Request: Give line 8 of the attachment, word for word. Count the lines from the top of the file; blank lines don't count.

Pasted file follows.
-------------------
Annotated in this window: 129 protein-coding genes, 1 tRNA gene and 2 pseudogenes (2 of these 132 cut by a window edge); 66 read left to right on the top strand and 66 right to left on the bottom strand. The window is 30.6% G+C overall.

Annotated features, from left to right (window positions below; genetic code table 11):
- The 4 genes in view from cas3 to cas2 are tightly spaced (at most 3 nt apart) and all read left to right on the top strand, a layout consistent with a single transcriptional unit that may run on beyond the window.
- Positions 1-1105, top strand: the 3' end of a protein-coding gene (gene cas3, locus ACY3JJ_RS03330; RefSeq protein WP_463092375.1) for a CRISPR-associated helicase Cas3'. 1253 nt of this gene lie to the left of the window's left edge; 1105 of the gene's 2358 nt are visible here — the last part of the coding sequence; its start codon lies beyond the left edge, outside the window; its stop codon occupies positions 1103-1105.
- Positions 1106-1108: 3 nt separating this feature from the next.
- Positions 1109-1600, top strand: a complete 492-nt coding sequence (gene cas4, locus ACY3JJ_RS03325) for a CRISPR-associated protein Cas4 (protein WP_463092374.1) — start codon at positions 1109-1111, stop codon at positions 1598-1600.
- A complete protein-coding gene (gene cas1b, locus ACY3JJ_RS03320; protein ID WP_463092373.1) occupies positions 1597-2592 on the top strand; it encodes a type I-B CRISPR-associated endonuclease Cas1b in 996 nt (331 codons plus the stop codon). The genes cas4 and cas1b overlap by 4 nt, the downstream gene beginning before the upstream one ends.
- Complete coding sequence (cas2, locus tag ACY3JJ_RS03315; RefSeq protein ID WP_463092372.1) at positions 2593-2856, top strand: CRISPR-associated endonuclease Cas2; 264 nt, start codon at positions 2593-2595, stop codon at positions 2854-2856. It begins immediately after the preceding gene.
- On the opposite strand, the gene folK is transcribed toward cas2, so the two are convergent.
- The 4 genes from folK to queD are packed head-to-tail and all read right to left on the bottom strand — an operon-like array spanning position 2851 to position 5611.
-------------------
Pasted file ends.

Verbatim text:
- Complete coding sequence (cas2, locus tag ACY3JJ_RS03315; RefSeq protein ID WP_463092372.1) at positions 2593-2856, top strand: CRISPR-associated endonuclease Cas2; 264 nt, start codon at positions 2593-2595, stop codon at positions 2854-2856. It begins immediately after the preceding gene.